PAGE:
Candy Industry Blog

The advance of private label candy

Private label has long shed its generic, lower-priced, lower-quality image.

November 28, 2012
Bernie Pacyniak

All done with turkey leftovers, I hope! Trust you and yours enjoyed the bounty that represents Thanksgiving in the United States, and that the family feast was blessed with love, good food, plentiful wine and tasty sweets — particularly good chocolate.

This year I purchased an organic turkey — those were the only ones left at Costco last Wednesday afternoon before the holiday — and added a box of chocolates to the grocery cart while on the way out. In my case, I only two choices, the Kirkland private-label brand and a Belgian chocolate brand, the name which escapes me now.

In taking a closer look, I opted for the Kirkland box. Yes, it was a couple of dollars cheaper, but that wasn’t the prime motivator. First, the selection looked more interesting to me; there were more darks versus milk chocolate truffles. And second — and I may be wrong about this — I believe it was probably the same Belgian manufacturer whose branded box was on sale that supplied these for Costco.

In any case, the family was pleased, as was I. Private label has long shed its generic, lower-priced, lower-quality image. Some of you in my age bracket may remember those black-and-white packages on the shelves.

It was Loblaw’s, however, the Canadian grocery chain, that changed the entire raison d’etre of private label in the United States in the mid-1980s. After finding success with a private-label coffee that actually proved better than many brands, the company launched its President’s Choice line of products, all designed to be as good or better than the leading branded products.

Today, many store brand labels follow that “brand equivalency” formula. And while, there are several areas where private-label has considerable market share in a category, confectionery hasn’t been one of them.

That may be changing. I’ve come across several articles as well as private conversations with confectionery manufacturers that suggest we can expect to see more private label or store brands in the confectionery aisle.

David Hawk, chairman of Gertrude Hawk Chocolates and a 2005 Candy Industry Kettle Award recipient, is one of them. In a Confectionery News interview back in October, he indicated that private label production for supermarkets represents one of the fastest growing areas for the company.

And back in August, when I had occasion to sit down with Sal Ferrara, president and ceo of recently merged Ferrara Candy Co., the 2002 Candy Industry Kettle Award recipient indicated the same, pointing out that private label will have a greater impact on the U.S. confectionery landscape.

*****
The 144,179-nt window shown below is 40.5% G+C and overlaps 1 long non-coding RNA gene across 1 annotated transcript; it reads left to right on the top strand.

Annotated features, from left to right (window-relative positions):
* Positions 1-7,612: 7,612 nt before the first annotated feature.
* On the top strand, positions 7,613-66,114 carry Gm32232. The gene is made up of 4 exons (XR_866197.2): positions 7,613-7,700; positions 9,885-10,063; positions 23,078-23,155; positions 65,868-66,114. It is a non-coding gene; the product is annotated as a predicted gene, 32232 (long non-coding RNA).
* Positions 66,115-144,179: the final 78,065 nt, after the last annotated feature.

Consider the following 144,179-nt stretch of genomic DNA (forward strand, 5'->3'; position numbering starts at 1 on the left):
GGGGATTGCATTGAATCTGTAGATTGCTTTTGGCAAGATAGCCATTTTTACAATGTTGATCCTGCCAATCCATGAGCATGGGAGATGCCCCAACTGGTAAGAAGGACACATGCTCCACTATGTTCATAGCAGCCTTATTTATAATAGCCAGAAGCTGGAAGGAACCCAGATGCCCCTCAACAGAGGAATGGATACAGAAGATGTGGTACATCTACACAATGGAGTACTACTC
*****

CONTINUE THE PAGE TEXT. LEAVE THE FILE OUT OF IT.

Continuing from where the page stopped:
Current estimates peg private label confections as accounting for 3% of all candies sold. Ferrara says the sector is growing and will continue to do so.

“Private label will grow to 4% by the end of the year,” he told me. “You look at the West European model and the United States is nowhere near the amount of private label confections sold there. But consider the success of Aldi here. Then there’s the expansion of Wal-Mart’s Great Value brand and continued product extensions behind Walgreen’s Delish & Nice brands.”

But you don’t have to take Sal’s or Dave’s word for it. Consider the stats mentioned in a white paper published by Trace One and Planet Retail: private-label food sales ranged from a high of 27% at Kroger to a low of 18% at Costco and Wal-Mart.  In addition, the Private Label Manufacturers Association indicated store brand sales grew by 3.9% in 2011 compared to national brands flat performance of 0.6%

How does this translate to confectionery? Well, Walgreen’s, Whole Foods and Trader Joes have done a fine job with private label. I expect many of the mainstream guys will customize that model to their needs.

This, of course, opens up opportunities for many midsized confectionery manufacturers and challenges for the big boys. This should stimulate innovation and quality improvements, all good things. Of course, others might view it as a variation of that old-age Chinese curse, “May we live in interesting times.’’  Let me know your thoughts. 



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